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March 2018

 Loot boxes; prevention and reducing harm; AARP gambling tips


The only non-substance-related addictive disorder in the American Psychiatric Association’s Diagnostic  and Statistical Manual, Fifth Edition (DSM-5), is Gambling Disorder.  Section III of DSM-5 includes conditions with a significant body of scientific evidence to suggest they warrant a specific diagnostic code  and formal inclusion in the DSM. However, further study  and evidence is required to fully include the condition as an official disorder.  One condition warranting further study is Internet Gaming Disorder.

In recognition of the 2018 Problem Gambling Awareness Month (PGAM) in its 14th year, this month’s Tips and Topics highlights an article on the convergence of Gaming and Gambling.

Jeffrey Beck was Clinical Director at the Maryland Center of Excellence on Problem Gambling.  Just at publication time, we learned that Jeff passed away on March 10, reminding us all of the fragility of life.  As one of Jeff’s last professional contributions,  Tips  and  Topics is honored to include an article that he wrote with Dan Trolaro, who is Assistant Director at the New Jersey Council on Compulsive Gambling ( With Dan, Jeff was a member of the National Council on Problem Gambling (NCPG) Emerging Trends Sub-committee. Together they wrote this article in January 2018.  With their permission, I have excerpted  and reformatted their article for  Tips  and  Topics.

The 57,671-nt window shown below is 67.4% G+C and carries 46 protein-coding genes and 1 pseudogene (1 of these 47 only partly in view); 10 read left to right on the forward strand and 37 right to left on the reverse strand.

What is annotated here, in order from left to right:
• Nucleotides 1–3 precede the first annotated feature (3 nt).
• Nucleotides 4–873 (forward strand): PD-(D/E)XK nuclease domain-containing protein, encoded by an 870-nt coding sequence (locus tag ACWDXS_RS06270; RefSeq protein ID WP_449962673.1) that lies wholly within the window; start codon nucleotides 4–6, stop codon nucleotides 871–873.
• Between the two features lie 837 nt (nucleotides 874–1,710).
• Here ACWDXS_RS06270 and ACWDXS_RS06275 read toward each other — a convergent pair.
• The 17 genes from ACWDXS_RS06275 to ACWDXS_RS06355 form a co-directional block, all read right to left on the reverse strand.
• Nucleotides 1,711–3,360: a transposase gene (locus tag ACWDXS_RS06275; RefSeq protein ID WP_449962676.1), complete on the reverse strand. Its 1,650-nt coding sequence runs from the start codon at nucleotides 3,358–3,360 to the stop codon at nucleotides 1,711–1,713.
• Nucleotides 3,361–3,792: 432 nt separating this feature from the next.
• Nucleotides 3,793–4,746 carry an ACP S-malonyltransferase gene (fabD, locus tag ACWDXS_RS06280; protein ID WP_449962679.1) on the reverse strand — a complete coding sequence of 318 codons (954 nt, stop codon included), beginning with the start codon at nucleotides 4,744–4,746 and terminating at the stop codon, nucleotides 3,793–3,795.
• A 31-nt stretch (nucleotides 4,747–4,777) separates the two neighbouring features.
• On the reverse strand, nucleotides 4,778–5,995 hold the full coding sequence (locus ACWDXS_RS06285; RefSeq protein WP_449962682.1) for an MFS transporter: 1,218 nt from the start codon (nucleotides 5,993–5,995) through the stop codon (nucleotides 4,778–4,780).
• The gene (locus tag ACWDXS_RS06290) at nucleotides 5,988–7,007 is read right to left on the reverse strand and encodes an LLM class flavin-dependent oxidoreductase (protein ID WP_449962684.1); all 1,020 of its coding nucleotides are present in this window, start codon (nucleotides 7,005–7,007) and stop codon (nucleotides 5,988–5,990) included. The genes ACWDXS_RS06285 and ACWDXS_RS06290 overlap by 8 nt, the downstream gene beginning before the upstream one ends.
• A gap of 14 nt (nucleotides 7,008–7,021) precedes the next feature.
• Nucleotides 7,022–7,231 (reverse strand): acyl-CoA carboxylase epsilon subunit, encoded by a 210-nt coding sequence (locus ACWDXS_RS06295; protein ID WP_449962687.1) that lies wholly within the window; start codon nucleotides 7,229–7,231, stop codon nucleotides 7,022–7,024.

Loot Boxes – The Convergence of Gaming  and Gambling
Note the context for concern about loot boxes within video games.
We all know digital media use is greatly expanding – from the playing of video games to the widespread consumption of technology  and movies. Today’s consumers demand from their digital media realism, action,  and more value for their dollar because of:
  • The improvement in graphics
  • The multiple forms of deliverable content
  • The integration between gaming and film as with the phenomenon of the new Star Wars movie, as well as a new Star Wars video game which came into the marketplace, titled Battlefront II.
This game had the unintended effect of raising questions as to the possible predatory practices of the game manufacturing industry.  When Electronic Arts (EA) created this game in connection with Disney, it brought the issue of loot boxes within video games to everyone’s attention.  Battlefront IItriggered a debate about gambling addiction,  and spoiled its launch  and threatened revenues.
Discover what you know (or don’t) about loot boxes.
Loot boxes (also known as crates, chests, cases, bundles  and card packs) contain digital goods allowing players the chance to obtain special items. They can be thought of as a ‘virtual grab bag.’